BIG RAPIDS – Community gardening enthusiasts, donors and Ferris State University faculty, staff and students gathered today (Oct. 9) for the dedication of Helen’s Garden. Nestled between the north sides of the Alumni and Prakken buildings, the garden is lovingly named after one of the university’s founders Helen Gillespie Ferris.
“Helen had a love of gardening, so it was only fitting a garden be named in her honor,” said Carla Miller, Ferris associate vice president for Advancement. “When you think about gardens, it’s not just about the plants but about people coming together.”
The garden was conceived by retired Ferris professor Frank Crowe. “Last year as my retirement was nearing, I began researching the lives of Ferris founders Woodbridge and Helen Ferris and became infatuated with Helen and her influential role in establishing Ferris Industrial School,” Crowe, who retired in 2009 as head of Ferris’ Criminal Justice program, said. “She was quite a mover and shaker, and the more I learned about her the greater appreciation and admiration I developed for her. Establishing a garden in her honor was the perfect way to recognize someone who delighted in nature and was so important in the creation of what is now Ferris State University.”
Helping bring the garden from vision to reality was John Vanderploeg, Ferris professor of Biology and coordinator of the Ornamental Horticulture Technology program, and his students. They began working on designs for the garden following the ceremonial groundbreaking Sept. 9, 2009, as part of the University’s 125th anniversary celebration.
“I was able to work this project
into my curriculum by planning a lot of class activities around it. The
students liked it, too, because it was something that was actually going
to be installed on campus. Most of their hands-on experience has been
with residential design, and this gave them something new to work on
that would have a lasting impact on the University and the surrounding
community,” Vanderploeg said, suggesting that this is the largest and
most meaningful project he has overseen during his 37 years at Ferris.
Vanderploeg said he narrowed down 12 student designs to three and then ultimately to Josh Ackerman’s winning design with input from other project leaders.
Ackerman, who graduated this past May, said, “Helen’s Garden was designed to be practical and useful, despite its formality that is reminiscent of the Victorian era. The plants for Helen’s Garden were chosen because of their availability and popularity during that time period, and a fair number of the plants included in the design are native to the Big Rapids area, giving the garden familiarity with its surroundings.”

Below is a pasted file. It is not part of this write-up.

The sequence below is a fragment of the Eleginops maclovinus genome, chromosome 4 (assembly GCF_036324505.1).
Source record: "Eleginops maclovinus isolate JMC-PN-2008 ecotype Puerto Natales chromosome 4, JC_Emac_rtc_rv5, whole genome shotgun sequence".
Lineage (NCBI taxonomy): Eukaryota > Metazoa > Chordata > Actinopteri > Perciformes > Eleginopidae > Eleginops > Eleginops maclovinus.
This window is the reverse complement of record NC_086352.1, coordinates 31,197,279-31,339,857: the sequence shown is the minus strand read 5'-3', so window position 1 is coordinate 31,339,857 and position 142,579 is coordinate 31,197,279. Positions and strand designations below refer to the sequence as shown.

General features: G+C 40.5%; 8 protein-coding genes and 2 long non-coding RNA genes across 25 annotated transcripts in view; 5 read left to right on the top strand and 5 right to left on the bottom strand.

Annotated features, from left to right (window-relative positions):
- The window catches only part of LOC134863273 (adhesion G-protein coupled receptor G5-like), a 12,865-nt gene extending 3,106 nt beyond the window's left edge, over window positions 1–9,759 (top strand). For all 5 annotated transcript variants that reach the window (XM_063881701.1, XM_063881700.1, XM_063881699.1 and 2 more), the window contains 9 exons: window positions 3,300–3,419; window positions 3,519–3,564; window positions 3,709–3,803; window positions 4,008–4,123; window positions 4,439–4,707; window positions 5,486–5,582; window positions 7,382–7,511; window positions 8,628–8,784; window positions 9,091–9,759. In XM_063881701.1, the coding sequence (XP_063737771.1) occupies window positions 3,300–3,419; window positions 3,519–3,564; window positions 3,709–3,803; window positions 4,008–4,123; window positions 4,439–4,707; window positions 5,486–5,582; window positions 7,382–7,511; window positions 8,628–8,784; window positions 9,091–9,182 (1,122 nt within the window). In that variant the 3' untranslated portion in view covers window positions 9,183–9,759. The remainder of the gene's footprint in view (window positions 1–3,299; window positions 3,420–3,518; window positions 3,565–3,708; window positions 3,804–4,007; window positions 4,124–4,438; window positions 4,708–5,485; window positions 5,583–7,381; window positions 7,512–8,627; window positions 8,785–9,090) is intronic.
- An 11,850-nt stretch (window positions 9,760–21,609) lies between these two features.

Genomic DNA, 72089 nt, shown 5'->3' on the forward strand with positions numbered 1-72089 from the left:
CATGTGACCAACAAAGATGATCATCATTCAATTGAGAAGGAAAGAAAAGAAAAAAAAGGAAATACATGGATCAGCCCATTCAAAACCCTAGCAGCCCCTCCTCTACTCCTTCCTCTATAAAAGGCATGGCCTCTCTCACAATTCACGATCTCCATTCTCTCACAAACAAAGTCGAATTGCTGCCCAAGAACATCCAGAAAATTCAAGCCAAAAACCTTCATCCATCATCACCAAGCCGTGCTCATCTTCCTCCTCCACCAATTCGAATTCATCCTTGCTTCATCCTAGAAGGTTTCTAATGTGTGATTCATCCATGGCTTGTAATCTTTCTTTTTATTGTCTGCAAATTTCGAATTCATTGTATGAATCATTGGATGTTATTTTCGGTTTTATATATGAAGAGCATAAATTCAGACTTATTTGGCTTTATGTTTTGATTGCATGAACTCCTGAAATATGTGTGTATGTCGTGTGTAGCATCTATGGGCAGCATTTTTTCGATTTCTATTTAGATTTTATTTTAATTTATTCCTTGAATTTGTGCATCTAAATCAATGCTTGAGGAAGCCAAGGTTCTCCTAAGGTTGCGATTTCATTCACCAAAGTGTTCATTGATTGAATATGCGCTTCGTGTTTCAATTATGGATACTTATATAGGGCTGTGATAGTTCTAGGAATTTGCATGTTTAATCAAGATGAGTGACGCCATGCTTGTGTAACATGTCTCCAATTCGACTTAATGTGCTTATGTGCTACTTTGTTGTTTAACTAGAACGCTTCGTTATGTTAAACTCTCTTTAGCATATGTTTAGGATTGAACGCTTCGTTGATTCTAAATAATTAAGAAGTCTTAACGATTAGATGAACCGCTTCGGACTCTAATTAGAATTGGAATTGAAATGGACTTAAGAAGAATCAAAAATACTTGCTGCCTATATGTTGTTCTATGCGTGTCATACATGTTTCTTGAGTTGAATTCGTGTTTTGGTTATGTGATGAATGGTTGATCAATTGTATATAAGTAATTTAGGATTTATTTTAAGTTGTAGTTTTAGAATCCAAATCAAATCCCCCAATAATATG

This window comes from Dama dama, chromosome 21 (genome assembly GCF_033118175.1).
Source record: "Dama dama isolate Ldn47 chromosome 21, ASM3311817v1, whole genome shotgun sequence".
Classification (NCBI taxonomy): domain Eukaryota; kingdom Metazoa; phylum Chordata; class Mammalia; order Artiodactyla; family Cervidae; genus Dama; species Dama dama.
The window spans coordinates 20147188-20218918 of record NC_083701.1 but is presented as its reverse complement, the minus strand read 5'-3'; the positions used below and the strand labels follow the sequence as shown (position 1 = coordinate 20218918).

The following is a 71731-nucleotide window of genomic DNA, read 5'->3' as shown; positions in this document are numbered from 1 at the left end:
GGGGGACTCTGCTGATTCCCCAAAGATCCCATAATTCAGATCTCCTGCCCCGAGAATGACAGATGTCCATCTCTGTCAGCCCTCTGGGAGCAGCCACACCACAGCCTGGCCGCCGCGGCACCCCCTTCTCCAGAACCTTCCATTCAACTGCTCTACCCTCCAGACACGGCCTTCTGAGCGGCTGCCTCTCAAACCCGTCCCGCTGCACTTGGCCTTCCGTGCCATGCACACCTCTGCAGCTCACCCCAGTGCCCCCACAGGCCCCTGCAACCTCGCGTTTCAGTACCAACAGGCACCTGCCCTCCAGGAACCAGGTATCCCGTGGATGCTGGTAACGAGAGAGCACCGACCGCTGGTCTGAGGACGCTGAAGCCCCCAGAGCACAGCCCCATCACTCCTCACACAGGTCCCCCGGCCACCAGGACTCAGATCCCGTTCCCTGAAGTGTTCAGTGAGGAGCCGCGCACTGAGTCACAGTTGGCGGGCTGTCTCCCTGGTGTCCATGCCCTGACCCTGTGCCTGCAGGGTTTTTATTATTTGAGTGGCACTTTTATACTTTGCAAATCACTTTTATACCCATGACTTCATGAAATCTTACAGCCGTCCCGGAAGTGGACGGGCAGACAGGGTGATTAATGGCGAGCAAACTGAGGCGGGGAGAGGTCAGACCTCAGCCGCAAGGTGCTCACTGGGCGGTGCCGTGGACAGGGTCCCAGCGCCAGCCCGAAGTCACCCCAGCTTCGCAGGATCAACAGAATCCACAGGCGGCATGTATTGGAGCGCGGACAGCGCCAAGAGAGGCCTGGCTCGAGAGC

The garden features plant varieties notable in late 19th and early 20th century gardens such as Lily of the Valley, one of Helen’s favorite ground covers, Miller said. Other selections include “Limelight” Hydrangeas, “Louisa” dwarf crabapples, “Indian Summer” Rudbeckia, “Mount Baker” lilacs, irises, roses and boxwood shrubs. Cuttings of “Lonicera,” a woody shrub, also have been taken from the Ferris’ original home in Big Rapids and will be propagated.
“This was a very special project,” added Sueann Walz, Ferris Board of Trustees vice chair. “The creation of the garden signifies Helen’s kindness and gentleness, and how you can give back…pay it forward in your community.”
The story of the Ferris Institute is also a love story between two remarkable individuals, Helen and Woodbridge Ferris, said David and Patsy Eisler. Some is known of Mrs. Ferris from the memorial volume put together by Woodbridge Ferris when she passed away in 1917. It is easy to sense his love and admiration for this remarkable woman, his wife of 42 years.
“In these pages, Mrs. Ferris is described as a beautiful, dignified, gracious woman who loved books and drama, and who delighted in nature,” Patsy said. “For me it is so very meaningful that we gather here today to honor one of our founders, Helen Gillespie Ferris, and that we do so by recognizing her great love of the out of doors and of flowers.”
Helen’s Garden was created through private support from individuals including Jack and Susan Batdorff, the Eislers and other individuals and businesses that also share a passion for gardening. For more information about how you can contribute to Helen’s Garden, please contact Ferris’ Advancement office at (231) 591-3825.